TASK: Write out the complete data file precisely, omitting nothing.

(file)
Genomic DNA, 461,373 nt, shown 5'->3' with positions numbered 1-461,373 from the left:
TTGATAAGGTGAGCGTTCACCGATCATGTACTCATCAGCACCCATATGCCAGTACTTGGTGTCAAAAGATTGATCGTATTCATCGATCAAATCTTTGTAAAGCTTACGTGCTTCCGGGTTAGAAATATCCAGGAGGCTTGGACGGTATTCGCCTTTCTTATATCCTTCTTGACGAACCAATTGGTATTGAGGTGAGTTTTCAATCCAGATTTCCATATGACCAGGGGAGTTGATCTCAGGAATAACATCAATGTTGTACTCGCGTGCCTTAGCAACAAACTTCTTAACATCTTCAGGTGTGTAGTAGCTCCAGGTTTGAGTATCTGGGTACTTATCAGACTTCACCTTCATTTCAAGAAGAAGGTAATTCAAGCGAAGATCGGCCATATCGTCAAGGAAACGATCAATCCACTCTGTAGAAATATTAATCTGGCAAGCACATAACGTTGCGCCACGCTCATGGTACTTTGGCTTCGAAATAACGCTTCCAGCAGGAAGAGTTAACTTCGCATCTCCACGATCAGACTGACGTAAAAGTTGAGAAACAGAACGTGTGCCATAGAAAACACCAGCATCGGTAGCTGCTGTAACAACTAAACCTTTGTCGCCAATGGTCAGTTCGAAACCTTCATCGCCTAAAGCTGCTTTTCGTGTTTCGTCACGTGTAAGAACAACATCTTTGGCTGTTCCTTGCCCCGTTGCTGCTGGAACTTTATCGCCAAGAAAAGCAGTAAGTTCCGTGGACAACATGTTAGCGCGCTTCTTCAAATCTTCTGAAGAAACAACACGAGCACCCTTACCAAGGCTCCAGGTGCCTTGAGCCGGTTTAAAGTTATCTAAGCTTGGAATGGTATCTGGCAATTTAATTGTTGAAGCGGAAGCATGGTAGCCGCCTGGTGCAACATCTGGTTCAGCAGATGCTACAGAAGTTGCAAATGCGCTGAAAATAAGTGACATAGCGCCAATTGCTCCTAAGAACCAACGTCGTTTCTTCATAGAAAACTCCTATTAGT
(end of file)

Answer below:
Genomic DNA, 461,373 nt, shown 5'->3' with positions numbered 1-461,373 from the left:
TTGATAAGGTGAGCGTTCACCGATCATGTACTCATCAGCACCCATATGCCAGTACTTGGTGTCAAAAGATTGATCGTATTCATCGATCAAATCTTTGTAAAGCTTACGTGCTTCCGGGTTAGAAATATCCAGGAGGCTTGGACGGTATTCGCCTTTCTTATATCCTTCTTGACGAACCAATTGGTATTGAGGTGAGTTTTCAATCCAGATTTCCATATGACCAGGGGAGTTGATCTCAGGAATAACATCAATGTTGTACTCGCGTGCCTTAGCAACAAACTTCTTAACATCTTCAGGTGTGTAGTAGCTCCAGGTTTGAGTATCTGGGTACTTATCAGACTTCACCTTCATTTCAAGAAGAAGGTAATTCAAGCGAAGATCGGCCATATCGTCAAGGAAACGATCAATCCACTCTGTAGAAATATTAATCTGGCAAGCACATAACGTTGCGCCACGCTCATGGTACTTTGGCTTCGAAATAACGCTTCCAGCAGGAAGAGTTAACTTCGCATCTCCACGATCAGACTGACGTAAAAGTTGAGAAACAGAACGTGTGCCATAGAAAACACCAGCATCGGTAGCTGCTGTAACAACTAAACCTTTGTCGCCAATGGTCAGTTCGAAACCTTCATCGCCTAAAGCTGCTTTTCGTGTTTCGTCACGTGTAAGAACAACATCTTTGGCTGTTCCTTGCCCCGTTGCTGCTGGAACTTTATCGCCAAGAAAAGCAGTAAGTTCCGTGGACAACATGTTAGCGCGCTTCTTCAAATCTTCTGAAGAAACAACACGAGCACCCTTACCAAGGCTCCAGGTGCCTTGAGCCGGTTTAAAGTTATCTAAGCTTGGAATGGTATCTGGCAATTTAATTGTTGAAGCGGAAGCATGGTAGCCGCCTGGTGCAACATCTGGTTCAGCAGATGCTACAGAAGTTGCAAATGCGCTGAAAATAAGTGACATAGCGCCAATTGCTCCTAAGAACCAACGTCGTTTCTTCATAGAAAACTCCTATTAGT